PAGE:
AOL is starting what looks to be a massive restructuring campaign. Several months after Tim Armstrong was brought in as CEO he finally got around to doing some changes in the company's lineup and he's starting at the top level, ousting Chief Operations Officer Kim Partoll and Senior Vice President of Search and Local John Kannapel. Surprisingly, Patroll's departure comes just a couple of months after she got the position straight from Armstrong himself.
It may be strange that Armstrong started the reorganization six months after being announced as the new CEO, but he spent the first 100 days
there visiting AOL offices around the world, evaluating the company's assets and working on future strategy. With that behind him, it's time for phase two of his plan, reshaping the management structure.
Kannapel was listed as “acting head” of local and mapping during the last reshuffle in July so his departure was more or less expected but Patroll's leave is somewhat of a mystery. Apparently Armstrong won't be replacing any of them and their responsibilities will be spread out among other high-level execs. The company is also said to be on the lookout for a new chief marketing officer.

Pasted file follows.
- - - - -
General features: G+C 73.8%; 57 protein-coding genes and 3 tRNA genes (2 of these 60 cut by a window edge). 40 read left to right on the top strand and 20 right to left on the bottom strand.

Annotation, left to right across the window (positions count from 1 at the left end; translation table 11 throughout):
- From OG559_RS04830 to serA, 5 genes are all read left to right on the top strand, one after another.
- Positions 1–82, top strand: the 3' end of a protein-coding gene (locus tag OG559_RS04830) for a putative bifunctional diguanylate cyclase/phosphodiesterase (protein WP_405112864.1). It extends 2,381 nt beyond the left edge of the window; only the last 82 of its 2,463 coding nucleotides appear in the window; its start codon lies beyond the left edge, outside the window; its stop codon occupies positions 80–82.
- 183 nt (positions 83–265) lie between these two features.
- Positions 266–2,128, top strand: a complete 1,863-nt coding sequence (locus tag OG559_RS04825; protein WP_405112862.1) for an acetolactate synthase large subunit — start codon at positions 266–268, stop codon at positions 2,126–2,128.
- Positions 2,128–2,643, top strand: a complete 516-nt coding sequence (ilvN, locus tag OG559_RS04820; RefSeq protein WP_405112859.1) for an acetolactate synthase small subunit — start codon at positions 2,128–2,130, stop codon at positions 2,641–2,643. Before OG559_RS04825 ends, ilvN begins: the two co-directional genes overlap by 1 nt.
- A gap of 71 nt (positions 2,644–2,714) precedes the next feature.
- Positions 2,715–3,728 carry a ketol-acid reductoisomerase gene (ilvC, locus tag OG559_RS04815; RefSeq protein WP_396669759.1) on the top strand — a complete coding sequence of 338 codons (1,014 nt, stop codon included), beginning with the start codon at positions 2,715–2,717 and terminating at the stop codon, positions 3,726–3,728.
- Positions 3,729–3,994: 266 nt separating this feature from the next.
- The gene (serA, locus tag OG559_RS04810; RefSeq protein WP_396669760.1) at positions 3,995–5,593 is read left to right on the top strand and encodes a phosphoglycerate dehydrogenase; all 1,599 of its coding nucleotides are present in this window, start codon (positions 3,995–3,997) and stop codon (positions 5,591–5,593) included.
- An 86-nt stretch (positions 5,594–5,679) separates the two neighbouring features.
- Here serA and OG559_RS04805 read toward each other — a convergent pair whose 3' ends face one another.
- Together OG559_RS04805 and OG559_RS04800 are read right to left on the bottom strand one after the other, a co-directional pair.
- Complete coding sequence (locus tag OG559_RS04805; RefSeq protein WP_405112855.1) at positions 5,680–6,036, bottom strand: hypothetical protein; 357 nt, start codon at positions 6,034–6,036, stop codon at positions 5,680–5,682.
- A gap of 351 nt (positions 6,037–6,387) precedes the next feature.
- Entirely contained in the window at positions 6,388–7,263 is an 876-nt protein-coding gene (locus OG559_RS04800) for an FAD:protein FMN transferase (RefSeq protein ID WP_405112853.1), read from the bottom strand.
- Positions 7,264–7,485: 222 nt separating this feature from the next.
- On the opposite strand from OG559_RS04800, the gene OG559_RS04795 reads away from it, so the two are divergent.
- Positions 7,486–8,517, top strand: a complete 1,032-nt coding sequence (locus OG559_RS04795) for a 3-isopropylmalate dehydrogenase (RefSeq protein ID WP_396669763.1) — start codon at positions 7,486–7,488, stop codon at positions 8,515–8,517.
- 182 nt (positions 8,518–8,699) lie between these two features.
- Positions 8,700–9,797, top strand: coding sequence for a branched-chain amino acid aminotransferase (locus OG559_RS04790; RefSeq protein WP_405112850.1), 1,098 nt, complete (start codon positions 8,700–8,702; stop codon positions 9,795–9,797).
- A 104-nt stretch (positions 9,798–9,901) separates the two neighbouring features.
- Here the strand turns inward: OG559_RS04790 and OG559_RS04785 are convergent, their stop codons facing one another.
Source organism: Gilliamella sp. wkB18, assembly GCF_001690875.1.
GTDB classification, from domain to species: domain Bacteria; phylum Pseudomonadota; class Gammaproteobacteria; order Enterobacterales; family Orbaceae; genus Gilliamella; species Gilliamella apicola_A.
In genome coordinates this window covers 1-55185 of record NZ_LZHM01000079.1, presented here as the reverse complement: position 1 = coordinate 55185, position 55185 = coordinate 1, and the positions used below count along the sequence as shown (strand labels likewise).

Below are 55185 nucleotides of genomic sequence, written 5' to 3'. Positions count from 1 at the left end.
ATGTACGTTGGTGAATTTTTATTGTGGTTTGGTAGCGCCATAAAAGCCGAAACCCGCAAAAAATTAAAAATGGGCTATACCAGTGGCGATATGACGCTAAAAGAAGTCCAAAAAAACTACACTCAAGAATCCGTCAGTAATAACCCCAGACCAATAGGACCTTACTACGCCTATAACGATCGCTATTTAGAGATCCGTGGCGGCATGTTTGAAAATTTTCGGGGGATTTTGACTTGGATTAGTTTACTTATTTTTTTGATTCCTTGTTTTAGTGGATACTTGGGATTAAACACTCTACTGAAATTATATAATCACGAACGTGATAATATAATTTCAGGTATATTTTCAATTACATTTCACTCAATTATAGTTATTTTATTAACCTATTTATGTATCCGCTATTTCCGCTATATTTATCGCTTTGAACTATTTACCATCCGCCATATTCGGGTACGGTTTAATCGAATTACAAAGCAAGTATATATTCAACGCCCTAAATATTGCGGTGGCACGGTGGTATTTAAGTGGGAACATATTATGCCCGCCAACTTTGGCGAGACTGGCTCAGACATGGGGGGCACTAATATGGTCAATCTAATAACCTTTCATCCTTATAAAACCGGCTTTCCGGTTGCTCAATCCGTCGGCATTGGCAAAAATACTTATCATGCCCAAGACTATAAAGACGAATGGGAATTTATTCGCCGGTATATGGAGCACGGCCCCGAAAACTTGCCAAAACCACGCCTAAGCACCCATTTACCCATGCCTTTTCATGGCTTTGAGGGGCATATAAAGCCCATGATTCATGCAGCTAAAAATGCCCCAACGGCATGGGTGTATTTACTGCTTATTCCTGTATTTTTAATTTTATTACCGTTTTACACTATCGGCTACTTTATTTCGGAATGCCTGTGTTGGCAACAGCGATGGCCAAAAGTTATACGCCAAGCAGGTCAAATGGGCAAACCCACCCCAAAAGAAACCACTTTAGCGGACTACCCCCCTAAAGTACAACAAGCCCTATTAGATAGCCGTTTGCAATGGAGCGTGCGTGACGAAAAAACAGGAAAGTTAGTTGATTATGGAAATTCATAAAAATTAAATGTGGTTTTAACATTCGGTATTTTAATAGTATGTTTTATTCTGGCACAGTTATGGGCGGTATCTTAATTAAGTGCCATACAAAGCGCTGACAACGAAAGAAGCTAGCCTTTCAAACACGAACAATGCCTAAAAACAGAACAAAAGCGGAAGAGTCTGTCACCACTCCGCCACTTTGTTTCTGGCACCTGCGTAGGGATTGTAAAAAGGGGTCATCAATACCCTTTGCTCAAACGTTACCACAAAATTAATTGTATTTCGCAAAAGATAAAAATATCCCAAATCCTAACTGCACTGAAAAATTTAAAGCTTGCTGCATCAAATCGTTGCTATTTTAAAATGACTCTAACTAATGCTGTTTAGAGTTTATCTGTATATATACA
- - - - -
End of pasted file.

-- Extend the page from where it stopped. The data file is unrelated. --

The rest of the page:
“Having proven herself an outstanding operating executive, Kim Partoll will take on the role of COO of AOL. In addition to continuing to expertly manage the Access business and the Business Intelligence group, Kim will focus on the “must haves” underlying each of the five strategic areas – ensuring everything we do is global, mobile, data-specific and cost managed,” Armstrong said back in June.
New hire and former Yahoo exec Brad Garlinghouse, who was just brought in
a little over a week ago, will take over the mobile business and Armstrong himself will run international operations. AOL advertising head will take over Kannapel's search duties while Jon Brod the former CEO of Patch, a local services company AOL acquired a while back, who now runs AOL Ventures, gets local and mapping. Armstrong is expected to make further changes in the company's executive lineup and then proceed with a greater series of layoffs that have already been announced.